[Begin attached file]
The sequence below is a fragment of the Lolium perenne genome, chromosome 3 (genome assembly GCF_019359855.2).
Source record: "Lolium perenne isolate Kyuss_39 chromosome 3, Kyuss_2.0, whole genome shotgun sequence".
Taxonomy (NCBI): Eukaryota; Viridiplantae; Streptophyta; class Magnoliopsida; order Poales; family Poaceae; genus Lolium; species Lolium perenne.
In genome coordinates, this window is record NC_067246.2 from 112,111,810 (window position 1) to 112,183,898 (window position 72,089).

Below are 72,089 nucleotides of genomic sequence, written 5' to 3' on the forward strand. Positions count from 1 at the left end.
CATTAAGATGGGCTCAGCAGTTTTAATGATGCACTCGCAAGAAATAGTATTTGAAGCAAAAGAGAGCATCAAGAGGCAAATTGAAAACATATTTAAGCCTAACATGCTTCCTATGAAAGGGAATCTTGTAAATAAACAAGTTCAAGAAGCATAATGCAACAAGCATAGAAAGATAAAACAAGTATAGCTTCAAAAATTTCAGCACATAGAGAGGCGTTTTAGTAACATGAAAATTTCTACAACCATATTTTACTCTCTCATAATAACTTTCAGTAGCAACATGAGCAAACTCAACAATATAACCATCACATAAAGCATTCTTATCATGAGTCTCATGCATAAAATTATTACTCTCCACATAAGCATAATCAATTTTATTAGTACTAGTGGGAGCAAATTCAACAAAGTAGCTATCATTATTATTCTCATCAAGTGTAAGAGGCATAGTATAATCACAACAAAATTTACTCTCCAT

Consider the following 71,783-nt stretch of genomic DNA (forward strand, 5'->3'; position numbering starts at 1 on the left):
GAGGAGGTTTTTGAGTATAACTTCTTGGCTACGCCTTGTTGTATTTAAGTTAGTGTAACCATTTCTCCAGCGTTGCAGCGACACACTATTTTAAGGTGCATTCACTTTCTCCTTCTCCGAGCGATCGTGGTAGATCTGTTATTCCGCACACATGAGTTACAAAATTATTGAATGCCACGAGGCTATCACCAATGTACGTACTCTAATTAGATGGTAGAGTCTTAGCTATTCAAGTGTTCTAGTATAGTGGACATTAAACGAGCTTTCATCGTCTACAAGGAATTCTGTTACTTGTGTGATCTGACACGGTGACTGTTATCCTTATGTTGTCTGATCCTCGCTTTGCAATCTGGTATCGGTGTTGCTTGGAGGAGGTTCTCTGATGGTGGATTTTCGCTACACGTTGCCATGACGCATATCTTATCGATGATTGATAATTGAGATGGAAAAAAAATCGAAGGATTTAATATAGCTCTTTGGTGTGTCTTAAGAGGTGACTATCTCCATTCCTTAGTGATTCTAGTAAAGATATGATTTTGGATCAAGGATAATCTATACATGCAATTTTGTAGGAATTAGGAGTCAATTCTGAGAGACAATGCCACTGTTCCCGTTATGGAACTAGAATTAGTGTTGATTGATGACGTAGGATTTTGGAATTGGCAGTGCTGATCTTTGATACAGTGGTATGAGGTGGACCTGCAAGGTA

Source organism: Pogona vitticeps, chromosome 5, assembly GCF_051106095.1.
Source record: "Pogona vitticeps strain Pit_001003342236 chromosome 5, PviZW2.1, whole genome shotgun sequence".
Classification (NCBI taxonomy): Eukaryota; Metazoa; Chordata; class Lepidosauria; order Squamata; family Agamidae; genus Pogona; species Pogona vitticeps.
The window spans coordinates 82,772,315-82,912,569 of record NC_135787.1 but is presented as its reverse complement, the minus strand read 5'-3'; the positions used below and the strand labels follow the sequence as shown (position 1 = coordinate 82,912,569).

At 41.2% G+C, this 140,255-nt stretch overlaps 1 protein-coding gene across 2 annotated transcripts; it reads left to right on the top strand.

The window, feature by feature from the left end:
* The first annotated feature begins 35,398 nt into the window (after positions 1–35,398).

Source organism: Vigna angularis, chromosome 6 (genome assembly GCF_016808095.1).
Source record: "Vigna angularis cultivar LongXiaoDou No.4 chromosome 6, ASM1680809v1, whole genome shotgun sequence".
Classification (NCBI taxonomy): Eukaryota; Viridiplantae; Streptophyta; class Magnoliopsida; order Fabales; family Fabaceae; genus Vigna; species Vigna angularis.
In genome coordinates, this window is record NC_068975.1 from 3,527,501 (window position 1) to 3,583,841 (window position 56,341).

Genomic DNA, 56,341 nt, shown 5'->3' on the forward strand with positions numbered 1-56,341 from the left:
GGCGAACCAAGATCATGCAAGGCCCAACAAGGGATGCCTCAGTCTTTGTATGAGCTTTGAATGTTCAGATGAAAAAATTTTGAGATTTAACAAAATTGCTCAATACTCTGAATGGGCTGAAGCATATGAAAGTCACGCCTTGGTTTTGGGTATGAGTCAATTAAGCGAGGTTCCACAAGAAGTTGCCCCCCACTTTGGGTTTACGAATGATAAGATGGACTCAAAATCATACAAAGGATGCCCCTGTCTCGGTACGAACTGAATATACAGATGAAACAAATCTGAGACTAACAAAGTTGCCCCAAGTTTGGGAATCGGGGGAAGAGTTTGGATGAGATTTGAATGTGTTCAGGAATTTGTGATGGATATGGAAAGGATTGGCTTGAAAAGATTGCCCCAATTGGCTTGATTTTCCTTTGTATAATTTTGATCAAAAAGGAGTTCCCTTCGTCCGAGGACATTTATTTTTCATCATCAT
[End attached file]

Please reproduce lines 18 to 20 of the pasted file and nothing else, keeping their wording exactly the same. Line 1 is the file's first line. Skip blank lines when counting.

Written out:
Classification (NCBI taxonomy): Eukaryota; Viridiplantae; Streptophyta; class Magnoliopsida; order Fabales; family Fabaceae; genus Vigna; species Vigna angularis.
In genome coordinates, this window is record NC_068975.1 from 3,527,501 (window position 1) to 3,583,841 (window position 56,341).

Genomic DNA, 56,341 nt, shown 5'->3' on the forward strand with positions numbered 1-56,341 from the left: